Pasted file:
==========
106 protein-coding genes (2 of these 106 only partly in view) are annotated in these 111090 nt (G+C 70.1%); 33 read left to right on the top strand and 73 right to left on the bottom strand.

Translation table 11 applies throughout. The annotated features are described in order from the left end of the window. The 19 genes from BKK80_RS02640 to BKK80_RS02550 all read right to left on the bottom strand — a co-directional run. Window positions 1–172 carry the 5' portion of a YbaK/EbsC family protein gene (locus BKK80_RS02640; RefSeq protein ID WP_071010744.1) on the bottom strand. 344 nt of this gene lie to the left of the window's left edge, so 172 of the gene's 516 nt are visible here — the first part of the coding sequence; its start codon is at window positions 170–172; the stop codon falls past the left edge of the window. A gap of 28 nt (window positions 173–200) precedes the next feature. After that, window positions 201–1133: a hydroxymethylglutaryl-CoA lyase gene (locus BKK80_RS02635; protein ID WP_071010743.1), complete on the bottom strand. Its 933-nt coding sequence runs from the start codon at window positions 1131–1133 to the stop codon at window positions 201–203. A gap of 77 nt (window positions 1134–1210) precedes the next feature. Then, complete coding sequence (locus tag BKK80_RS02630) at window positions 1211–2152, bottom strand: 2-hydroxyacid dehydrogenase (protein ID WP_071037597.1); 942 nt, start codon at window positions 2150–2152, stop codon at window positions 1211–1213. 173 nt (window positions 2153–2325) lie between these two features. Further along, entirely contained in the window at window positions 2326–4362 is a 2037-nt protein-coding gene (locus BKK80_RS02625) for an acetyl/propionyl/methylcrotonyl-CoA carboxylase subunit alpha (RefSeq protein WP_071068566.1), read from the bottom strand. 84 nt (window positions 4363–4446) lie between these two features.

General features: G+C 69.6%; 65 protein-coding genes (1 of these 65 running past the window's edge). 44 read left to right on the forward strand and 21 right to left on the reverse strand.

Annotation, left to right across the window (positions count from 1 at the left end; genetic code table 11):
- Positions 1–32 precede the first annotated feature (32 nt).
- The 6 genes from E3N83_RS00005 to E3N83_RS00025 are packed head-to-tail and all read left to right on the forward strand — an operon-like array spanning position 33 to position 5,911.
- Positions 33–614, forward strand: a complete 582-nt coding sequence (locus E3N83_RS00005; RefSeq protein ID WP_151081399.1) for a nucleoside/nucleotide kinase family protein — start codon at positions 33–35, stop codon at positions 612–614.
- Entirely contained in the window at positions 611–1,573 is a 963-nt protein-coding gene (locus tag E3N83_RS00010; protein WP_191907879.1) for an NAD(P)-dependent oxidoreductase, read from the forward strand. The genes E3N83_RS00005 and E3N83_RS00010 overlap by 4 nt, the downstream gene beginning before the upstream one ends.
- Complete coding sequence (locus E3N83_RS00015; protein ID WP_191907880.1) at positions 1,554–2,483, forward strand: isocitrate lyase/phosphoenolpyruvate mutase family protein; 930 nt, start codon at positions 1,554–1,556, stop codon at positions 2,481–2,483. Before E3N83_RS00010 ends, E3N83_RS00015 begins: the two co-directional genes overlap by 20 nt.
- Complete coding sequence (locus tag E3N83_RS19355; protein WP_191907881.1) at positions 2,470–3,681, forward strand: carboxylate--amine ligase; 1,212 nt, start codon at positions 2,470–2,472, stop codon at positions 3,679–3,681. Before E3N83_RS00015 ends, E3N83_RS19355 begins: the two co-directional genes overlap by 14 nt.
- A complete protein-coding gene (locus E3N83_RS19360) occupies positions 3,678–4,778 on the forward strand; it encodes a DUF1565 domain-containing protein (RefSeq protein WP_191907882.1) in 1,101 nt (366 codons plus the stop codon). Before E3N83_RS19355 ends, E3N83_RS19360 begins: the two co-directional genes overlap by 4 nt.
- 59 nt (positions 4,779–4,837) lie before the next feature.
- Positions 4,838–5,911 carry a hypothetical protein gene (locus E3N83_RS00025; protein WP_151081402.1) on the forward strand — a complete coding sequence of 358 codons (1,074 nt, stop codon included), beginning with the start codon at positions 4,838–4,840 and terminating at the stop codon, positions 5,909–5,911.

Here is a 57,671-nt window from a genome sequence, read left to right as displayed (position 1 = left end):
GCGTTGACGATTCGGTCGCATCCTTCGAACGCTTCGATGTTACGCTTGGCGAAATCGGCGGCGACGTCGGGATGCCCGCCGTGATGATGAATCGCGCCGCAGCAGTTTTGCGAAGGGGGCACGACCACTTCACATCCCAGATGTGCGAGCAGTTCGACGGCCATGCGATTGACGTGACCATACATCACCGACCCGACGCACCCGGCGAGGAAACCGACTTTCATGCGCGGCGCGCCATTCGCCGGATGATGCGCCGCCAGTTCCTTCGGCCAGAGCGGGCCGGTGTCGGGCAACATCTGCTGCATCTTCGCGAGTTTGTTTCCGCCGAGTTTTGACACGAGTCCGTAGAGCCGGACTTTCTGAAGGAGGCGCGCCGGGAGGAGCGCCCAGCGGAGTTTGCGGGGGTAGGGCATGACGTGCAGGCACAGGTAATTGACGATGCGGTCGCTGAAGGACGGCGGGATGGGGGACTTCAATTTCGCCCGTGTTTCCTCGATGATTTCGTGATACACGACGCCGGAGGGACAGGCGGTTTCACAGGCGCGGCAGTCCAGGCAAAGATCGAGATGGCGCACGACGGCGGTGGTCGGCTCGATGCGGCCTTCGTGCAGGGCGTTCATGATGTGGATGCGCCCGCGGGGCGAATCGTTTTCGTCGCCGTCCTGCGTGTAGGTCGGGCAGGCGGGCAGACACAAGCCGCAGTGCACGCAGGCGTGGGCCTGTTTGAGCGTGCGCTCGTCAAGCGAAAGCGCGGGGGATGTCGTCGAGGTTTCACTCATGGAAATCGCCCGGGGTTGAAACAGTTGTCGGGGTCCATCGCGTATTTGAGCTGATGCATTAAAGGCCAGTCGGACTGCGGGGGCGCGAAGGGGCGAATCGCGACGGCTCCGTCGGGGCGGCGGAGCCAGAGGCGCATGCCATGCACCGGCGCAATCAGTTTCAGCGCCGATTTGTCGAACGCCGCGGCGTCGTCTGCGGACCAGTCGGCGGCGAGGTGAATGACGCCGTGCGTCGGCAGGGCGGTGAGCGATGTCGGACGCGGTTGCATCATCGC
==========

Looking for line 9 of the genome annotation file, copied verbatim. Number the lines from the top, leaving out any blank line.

- Complete coding sequence (locus E3N83_RS00015; protein ID WP_191907880.1) at positions 1,554–2,483, forward strand: isocitrate lyase/phosphoenolpyruvate mutase family protein; 930 nt, start codon at positions 1,554–1,556, stop codon at positions 2,481–2,483. Before E3N83_RS00010 ends, E3N83_RS00015 begins: the two co-directional genes overlap by 20 nt.